#Open journalism No news is bad news

Your contributions will help us continue to deliver the stories that are important to you

Support The Journal
Dublin: 15°C Thursday 26 May 2022

She's at it again: The Queen looks like she's made up her mind on the UK leaving the EU

One is not amused.

Source: hard roads/YouTube

BRITAIN’S QUEEN ELIZABETH II has told an audience in Berlin that she has “every confidence” that Britain and Germany will continue to work together.

In what is already being interpreted as The Queen’s intervention in the UK’s referendum on EU membership, she told a state banquet about her country’s “close involvement” in the continent.

“Since 1945, the United Kingdom has determined to remain among Germany’s strongest friends in Europe,” she said.

In the intervening decades, Britain and Germany have achieved so much by working together. I have every confidence that we will continue to do so in the years ahead.

“Our work together includes every part of life from politics to commerce, to industry to every aspect of the arts. In particular, music, museum and education.”

“The United Kingdom has always been closely involved in its continent,” she continued to 700 dignitaries. “Even when our main focus was elsewhere in the world, our people played a key part in Europe.”

It’s not the first time the Queen has been seen as getting involved in a referendum vote. Ahead of Scotland’s vote on independence, aides were quoted as saying that she felt “a great deal of concern” over the independence referendum.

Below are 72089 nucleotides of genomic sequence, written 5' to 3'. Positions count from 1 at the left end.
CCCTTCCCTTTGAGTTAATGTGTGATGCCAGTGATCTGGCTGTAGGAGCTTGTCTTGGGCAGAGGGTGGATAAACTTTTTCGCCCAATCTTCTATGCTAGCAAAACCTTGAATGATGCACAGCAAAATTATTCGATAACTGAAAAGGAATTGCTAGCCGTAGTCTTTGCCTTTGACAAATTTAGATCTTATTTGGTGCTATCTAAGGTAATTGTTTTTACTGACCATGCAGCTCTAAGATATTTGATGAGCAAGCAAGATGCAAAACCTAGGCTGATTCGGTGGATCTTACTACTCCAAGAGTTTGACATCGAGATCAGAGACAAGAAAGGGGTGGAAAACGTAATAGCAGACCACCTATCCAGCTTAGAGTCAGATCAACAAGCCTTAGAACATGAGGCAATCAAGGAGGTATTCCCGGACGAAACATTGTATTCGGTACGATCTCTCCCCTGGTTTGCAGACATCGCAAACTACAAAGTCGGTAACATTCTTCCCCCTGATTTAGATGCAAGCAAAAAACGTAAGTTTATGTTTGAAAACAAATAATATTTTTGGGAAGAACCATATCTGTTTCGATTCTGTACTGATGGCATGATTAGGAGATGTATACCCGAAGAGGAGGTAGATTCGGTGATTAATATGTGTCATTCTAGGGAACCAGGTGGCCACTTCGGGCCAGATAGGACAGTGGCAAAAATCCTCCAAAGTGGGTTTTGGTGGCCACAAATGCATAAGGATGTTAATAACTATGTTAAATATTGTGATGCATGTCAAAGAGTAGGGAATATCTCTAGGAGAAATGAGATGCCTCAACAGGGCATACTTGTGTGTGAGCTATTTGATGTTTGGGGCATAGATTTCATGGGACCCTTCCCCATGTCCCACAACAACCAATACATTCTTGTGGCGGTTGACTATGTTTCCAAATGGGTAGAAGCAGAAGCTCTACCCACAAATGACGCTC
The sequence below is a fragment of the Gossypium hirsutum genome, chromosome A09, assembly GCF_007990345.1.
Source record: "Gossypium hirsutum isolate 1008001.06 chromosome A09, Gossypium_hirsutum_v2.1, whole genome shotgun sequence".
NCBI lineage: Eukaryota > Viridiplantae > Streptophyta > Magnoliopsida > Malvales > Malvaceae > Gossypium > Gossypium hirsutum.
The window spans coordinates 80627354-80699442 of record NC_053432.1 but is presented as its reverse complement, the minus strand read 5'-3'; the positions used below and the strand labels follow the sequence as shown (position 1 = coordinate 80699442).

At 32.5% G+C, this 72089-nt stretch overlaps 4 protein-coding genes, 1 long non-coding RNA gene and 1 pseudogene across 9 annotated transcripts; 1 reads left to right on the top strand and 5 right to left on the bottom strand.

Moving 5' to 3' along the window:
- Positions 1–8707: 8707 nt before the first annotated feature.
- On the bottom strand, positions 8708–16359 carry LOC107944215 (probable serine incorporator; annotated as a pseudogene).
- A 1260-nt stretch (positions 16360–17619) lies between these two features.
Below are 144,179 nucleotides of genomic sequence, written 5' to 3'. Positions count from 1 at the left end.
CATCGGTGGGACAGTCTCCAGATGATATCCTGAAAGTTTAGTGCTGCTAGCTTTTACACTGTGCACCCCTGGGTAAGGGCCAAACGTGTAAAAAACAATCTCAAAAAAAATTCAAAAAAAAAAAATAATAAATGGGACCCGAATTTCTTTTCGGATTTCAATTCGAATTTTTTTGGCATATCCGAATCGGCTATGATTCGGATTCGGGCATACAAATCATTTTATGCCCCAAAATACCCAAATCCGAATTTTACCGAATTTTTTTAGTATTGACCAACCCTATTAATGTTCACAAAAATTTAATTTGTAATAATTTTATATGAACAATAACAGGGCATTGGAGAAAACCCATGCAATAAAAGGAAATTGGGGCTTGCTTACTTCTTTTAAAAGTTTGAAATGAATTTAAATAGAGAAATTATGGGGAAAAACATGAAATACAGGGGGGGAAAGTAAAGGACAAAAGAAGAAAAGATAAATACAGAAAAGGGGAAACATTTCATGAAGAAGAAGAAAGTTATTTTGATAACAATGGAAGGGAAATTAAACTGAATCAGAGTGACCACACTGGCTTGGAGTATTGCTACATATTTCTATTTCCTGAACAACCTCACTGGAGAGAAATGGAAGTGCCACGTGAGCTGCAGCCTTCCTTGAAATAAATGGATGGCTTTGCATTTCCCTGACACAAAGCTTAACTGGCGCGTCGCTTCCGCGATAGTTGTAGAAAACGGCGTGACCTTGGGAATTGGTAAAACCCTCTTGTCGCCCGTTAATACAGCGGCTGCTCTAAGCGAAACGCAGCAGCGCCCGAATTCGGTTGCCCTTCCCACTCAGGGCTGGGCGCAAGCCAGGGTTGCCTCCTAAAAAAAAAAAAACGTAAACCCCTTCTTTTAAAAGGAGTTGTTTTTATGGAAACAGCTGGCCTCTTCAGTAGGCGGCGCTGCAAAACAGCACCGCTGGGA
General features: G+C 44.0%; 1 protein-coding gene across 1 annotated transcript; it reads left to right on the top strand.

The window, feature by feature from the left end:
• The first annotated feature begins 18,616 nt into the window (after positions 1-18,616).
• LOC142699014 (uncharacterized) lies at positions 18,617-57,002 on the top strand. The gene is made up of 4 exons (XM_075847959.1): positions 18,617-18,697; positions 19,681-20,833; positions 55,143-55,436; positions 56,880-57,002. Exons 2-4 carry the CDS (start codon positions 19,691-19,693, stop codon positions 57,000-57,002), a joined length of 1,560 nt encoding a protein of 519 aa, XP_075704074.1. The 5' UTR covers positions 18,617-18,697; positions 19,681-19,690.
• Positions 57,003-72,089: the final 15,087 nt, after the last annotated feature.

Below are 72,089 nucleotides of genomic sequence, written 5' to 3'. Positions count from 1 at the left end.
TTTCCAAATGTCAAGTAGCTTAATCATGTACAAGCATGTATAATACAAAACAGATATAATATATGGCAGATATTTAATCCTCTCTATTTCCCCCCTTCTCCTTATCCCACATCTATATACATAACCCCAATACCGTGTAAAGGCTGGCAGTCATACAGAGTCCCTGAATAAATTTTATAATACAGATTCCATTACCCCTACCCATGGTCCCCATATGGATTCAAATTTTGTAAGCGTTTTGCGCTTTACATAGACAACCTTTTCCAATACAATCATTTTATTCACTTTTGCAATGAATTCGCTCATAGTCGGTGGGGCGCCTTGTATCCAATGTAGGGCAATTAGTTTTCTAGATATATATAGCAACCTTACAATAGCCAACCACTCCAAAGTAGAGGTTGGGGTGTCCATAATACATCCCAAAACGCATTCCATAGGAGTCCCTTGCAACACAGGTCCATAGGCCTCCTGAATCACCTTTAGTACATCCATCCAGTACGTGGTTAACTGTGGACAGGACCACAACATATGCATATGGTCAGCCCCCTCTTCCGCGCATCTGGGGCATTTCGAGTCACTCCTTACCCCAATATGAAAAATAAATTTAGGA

#Open journalism No news is bad news Support The Journal

Your contributions will help us continue to deliver the stories that are important to you

Support us now

As she spoke alongside German President Joachim Gauck and opposite Chancellor Angela Merkel, The Queen talked about how Britons have been involved in building many parts of Europe.

“In the 19th century, in the Russian empire, a Welsh engineer called John Hughes founded a mining town in Ukraine which is now Donetsk.”

“And in the 17th century, a Scottish publican called Richard Cant moved his family to Pomerania. His son moved east to Memel and his grandson then moved south to Königsberg, where Richard’s great-grandson Immanuel Kant was born.”

Immanuel Kant is an 18th century German philosopher whose work is considered vital to modern philosophy.

Read: Scottish referendum: The ‘Yes’ side have pulled ahead for the first time, and the Queen is not amused >

Read: This six-year-old girl went to meet the Queen… but was hit in the face >

About the author:

Rónán Duffy

Read next: